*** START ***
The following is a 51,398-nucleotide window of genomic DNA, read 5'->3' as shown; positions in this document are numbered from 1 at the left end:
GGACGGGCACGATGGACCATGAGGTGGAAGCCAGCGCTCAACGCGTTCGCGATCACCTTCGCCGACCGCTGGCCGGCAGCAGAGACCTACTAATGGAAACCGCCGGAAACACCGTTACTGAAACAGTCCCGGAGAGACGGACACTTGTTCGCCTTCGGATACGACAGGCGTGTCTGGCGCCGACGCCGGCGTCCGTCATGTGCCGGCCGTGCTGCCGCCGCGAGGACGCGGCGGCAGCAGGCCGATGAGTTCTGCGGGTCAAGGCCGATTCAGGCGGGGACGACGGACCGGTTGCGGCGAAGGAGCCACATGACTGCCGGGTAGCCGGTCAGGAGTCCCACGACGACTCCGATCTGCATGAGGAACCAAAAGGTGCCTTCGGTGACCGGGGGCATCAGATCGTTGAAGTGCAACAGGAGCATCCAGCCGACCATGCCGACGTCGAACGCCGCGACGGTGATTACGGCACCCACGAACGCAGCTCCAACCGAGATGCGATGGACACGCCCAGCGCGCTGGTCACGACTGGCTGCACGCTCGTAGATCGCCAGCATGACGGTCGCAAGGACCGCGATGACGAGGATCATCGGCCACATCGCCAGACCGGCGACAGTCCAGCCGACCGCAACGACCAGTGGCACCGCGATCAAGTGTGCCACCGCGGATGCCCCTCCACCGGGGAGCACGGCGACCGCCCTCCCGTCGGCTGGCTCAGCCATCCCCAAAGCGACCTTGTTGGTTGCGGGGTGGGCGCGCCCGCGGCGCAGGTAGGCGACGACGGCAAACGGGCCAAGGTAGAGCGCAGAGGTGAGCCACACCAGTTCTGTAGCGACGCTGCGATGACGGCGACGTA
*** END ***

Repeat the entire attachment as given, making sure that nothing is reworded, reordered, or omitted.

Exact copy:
The following is a 51,398-nucleotide window of genomic DNA, read 5'->3' as shown; positions in this document are numbered from 1 at the left end:
GGACGGGCACGATGGACCATGAGGTGGAAGCCAGCGCTCAACGCGTTCGCGATCACCTTCGCCGACCGCTGGCCGGCAGCAGAGACCTACTAATGGAAACCGCCGGAAACACCGTTACTGAAACAGTCCCGGAGAGACGGACACTTGTTCGCCTTCGGATACGACAGGCGTGTCTGGCGCCGACGCCGGCGTCCGTCATGTGCCGGCCGTGCTGCCGCCGCGAGGACGCGGCGGCAGCAGGCCGATGAGTTCTGCGGGTCAAGGCCGATTCAGGCGGGGACGACGGACCGGTTGCGGCGAAGGAGCCACATGACTGCCGGGTAGCCGGTCAGGAGTCCCACGACGACTCCGATCTGCATGAGGAACCAAAAGGTGCCTTCGGTGACCGGGGGCATCAGATCGTTGAAGTGCAACAGGAGCATCCAGCCGACCATGCCGACGTCGAACGCCGCGACGGTGATTACGGCACCCACGAACGCAGCTCCAACCGAGATGCGATGGACACGCCCAGCGCGCTGGTCACGACTGGCTGCACGCTCGTAGATCGCCAGCATGACGGTCGCAAGGACCGCGATGACGAGGATCATCGGCCACATCGCCAGACCGGCGACAGTCCAGCCGACCGCAACGACCAGTGGCACCGCGATCAAGTGTGCCACCGCGGATGCCCCTCCACCGGGGAGCACGGCGACCGCCCTCCCGTCGGCTGGCTCAGCCATCCCCAAAGCGACCTTGTTGGTTGCGGGGTGGGCGCGCCCGCGGCGCAGGTAGGCGACGACGGCAAACGGGCCAAGGTAGAGCGCAGAGGTGAGCCACACCAGTTCTGTAGCGACGCTGCGATGACGGCGACGTA